Learn More About the Lightroom 4 A-Z Guide
The following tutorial is Lesson “Understanding the Lightroom 4 Catalog System” from Chapter 1 – 4 from the Lightroom 4 A-Z DVD Guide. We will be releasing 1-2 tutorials per week from the LR4 A-Z DVD. The full DVD including 130 tutorials and nearly 14 hours of Lightroom 4 training is available in the SLR Lounge Store.
In this Lightroom Tutorial
Before we get into Lightroom, it’s important to understand how the Lightroom Catalog System works. Lightroom stores the changes you make to a photo separately from the photos themselves, making lightroom a non-destructive editor. In this video we’re going to go more in depth on how the Catalog System works. You can also read the article below.
Understanding the Lightroom 4 Catalog System
Understanding the Lightroom 4 Catalog System Written Tutorial
The changes you make to a photo in Lightroom (metadata, cropping, develop adjustments, etc.) references the images that are on your hard drive, and what you’re actually seeing in Lightroom as you make your adjustments is simply a “preview.” When you change or edit the image in Lightroom you’re only changing this preview, and Lightroom is showing what the images would look like if the settings chosen were actually to be applied.
From a file management perspective this is important to understand because the Lightroom Catalog is simply referencing the images at their existing location. This means that if the images were to be moved or deleted outside of Lightroom, it will cause errors within Lightroom as it wont know where the referenced files have gone. To fix this problem, it requires that you point Lightroom to the new image location.
For this reason we recommend you keep the catalog and your original images in the same parent folder. This lets Lightroom reference the photos for the catalog in the same parent folder, and allows you to move the photos and the catalog without breaking any links.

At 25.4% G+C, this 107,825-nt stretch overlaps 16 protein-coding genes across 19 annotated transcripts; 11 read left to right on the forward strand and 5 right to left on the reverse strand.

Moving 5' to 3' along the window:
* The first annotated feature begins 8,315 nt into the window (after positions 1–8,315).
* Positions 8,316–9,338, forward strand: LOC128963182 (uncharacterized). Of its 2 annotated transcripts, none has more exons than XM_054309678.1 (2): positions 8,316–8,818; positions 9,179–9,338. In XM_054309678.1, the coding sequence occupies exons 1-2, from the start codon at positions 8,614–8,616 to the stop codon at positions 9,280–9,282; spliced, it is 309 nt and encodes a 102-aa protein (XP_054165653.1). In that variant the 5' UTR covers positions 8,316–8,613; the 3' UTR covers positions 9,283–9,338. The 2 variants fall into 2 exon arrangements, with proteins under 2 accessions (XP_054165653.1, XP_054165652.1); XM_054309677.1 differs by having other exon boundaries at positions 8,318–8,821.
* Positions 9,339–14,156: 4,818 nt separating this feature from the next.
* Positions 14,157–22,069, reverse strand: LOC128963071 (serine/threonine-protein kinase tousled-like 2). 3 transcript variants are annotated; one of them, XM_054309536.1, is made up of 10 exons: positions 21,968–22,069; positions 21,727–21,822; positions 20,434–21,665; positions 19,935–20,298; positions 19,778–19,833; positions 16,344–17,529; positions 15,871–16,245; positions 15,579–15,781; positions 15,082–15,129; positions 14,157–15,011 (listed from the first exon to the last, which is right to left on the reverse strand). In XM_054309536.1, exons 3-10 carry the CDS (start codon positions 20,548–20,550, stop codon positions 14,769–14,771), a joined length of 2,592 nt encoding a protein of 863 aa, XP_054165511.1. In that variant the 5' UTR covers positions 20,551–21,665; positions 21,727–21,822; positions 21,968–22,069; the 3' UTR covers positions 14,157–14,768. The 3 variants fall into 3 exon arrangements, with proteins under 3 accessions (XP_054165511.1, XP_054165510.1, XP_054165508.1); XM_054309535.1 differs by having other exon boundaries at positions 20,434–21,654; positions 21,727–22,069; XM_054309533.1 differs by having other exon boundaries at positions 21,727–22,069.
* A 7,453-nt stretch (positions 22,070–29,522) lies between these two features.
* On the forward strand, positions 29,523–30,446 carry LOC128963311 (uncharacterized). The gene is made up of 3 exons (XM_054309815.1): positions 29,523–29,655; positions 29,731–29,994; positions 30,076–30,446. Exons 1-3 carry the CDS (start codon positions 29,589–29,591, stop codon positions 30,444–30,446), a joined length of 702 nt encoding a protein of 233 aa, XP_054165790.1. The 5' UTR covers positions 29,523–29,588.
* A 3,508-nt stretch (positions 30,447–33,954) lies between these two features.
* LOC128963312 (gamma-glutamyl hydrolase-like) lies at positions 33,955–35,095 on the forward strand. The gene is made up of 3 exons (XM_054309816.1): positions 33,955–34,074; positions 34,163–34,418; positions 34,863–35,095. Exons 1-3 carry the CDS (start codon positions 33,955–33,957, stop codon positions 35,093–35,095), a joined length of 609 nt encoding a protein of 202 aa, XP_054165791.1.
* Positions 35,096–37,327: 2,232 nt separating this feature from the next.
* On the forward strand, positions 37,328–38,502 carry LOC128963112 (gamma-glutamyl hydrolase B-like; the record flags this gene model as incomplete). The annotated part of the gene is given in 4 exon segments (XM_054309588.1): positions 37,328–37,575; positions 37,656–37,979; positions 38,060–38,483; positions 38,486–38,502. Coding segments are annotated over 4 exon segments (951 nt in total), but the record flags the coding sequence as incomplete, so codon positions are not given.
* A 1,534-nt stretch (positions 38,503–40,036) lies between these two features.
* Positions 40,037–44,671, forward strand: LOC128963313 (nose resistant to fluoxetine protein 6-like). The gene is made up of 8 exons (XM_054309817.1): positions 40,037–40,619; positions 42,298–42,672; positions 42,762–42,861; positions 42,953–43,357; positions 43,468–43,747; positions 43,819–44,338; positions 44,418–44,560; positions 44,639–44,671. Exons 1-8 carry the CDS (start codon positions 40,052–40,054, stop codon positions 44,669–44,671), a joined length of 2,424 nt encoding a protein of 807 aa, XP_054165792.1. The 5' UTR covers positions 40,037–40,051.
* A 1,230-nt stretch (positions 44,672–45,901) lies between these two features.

Remember, because the Lightroom Catalog is only a file of the changes you make to your photos, backing up the catalog does not actually back up the images themselves, just the catalog data of the changes made. However, Lightroom does have an image backup feature during the import of your photos that will back up the original files.
If you’re shooting a lot of corporate events or weddings we recommend that you make a separate catalog for each event. This prevents each Lightroom Catalog from getting too large and cumbersome to deal with. When catalogs become large, not only can it cause Lightroom to slow, it can also make it difficult moving catalogs and images from computer to computer.
Efficiency and the ease of being able to move catalogs from computer to computer are a major concern for larger studios. But, for those who shoot more casually, 20-30 images from time to time, it would be more beneficial to keep all your photos in one catalog file. This makes it easier to organize and view all of your photos at once.
Conclusion and More Info
In conclusion, remember that the Lightroom Catalog is simply a database or file with all of the changes made to the images within. It does not actually store the images themselves. In addition, the benefit of keeping each shoot or event within a separate Lightroom Catalog is that Lightroom will typically run faster; and from a file management perspective it’s easier to move these catalogs and images around. The benefit from having all of your images in one catalog is having everything in one place, making it easier to organize, view and develop all at once.
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